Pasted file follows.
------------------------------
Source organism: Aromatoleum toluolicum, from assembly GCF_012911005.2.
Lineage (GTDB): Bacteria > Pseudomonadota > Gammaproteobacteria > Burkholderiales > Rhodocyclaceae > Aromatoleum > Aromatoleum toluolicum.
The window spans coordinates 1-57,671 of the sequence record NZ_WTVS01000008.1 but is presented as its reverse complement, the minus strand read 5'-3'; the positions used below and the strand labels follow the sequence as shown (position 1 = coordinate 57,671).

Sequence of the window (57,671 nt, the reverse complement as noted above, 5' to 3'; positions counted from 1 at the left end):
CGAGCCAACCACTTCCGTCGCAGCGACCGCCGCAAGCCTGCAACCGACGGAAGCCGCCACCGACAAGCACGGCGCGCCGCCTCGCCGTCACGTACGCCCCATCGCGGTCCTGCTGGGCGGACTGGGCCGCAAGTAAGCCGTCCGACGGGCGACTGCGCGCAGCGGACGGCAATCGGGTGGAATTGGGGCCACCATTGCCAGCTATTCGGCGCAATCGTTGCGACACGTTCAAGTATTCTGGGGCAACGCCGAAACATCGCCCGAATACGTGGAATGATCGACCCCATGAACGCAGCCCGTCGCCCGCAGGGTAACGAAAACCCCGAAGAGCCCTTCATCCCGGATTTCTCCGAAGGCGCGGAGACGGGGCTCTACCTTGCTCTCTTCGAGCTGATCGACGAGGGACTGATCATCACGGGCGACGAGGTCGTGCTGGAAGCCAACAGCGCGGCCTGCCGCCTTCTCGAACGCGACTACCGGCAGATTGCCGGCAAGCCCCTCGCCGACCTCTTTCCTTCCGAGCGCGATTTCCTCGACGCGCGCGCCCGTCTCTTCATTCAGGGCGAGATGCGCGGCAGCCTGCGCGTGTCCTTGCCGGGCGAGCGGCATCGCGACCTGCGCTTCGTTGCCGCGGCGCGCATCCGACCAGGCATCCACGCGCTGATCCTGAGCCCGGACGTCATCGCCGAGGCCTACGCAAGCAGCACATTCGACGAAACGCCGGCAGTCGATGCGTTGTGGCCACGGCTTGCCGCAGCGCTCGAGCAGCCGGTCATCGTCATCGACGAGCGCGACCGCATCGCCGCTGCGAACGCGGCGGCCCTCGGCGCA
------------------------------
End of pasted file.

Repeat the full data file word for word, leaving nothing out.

Source organism: Aromatoleum toluolicum, from assembly GCF_012911005.2.
Lineage (GTDB): Bacteria > Pseudomonadota > Gammaproteobacteria > Burkholderiales > Rhodocyclaceae > Aromatoleum > Aromatoleum toluolicum.
The window spans coordinates 1-57,671 of the sequence record NZ_WTVS01000008.1 but is presented as its reverse complement, the minus strand read 5'-3'; the positions used below and the strand labels follow the sequence as shown (position 1 = coordinate 57,671).

Sequence of the window (57,671 nt, the reverse complement as noted above, 5' to 3'; positions counted from 1 at the left end):
CGAGCCAACCACTTCCGTCGCAGCGACCGCCGCAAGCCTGCAACCGACGGAAGCCGCCACCGACAAGCACGGCGCGCCGCCTCGCCGTCACGTACGCCCCATCGCGGTCCTGCTGGGCGGACTGGGCCGCAAGTAAGCCGTCCGACGGGCGACTGCGCGCAGCGGACGGCAATCGGGTGGAATTGGGGCCACCATTGCCAGCTATTCGGCGCAATCGTTGCGACACGTTCAAGTATTCTGGGGCAACGCCGAAACATCGCCCGAATACGTGGAATGATCGACCCCATGAACGCAGCCCGTCGCCCGCAGGGTAACGAAAACCCCGAAGAGCCCTTCATCCCGGATTTCTCCGAAGGCGCGGAGACGGGGCTCTACCTTGCTCTCTTCGAGCTGATCGACGAGGGACTGATCATCACGGGCGACGAGGTCGTGCTGGAAGCCAACAGCGCGGCCTGCCGCCTTCTCGAACGCGACTACCGGCAGATTGCCGGCAAGCCCCTCGCCGACCTCTTTCCTTCCGAGCGCGATTTCCTCGACGCGCGCGCCCGTCTCTTCATTCAGGGCGAGATGCGCGGCAGCCTGCGCGTGTCCTTGCCGGGCGAGCGGCATCGCGACCTGCGCTTCGTTGCCGCGGCGCGCATCCGACCAGGCATCCACGCGCTGATCCTGAGCCCGGACGTCATCGCCGAGGCCTACGCAAGCAGCACATTCGACGAAACGCCGGCAGTCGATGCGTTGTGGCCACGGCTTGCCGCAGCGCTCGAGCAGCCGGTCATCGTCATCGACGAGCGCGACCGCATCGCCGCTGCGAACGCGGCGGCCCTCGGCGCA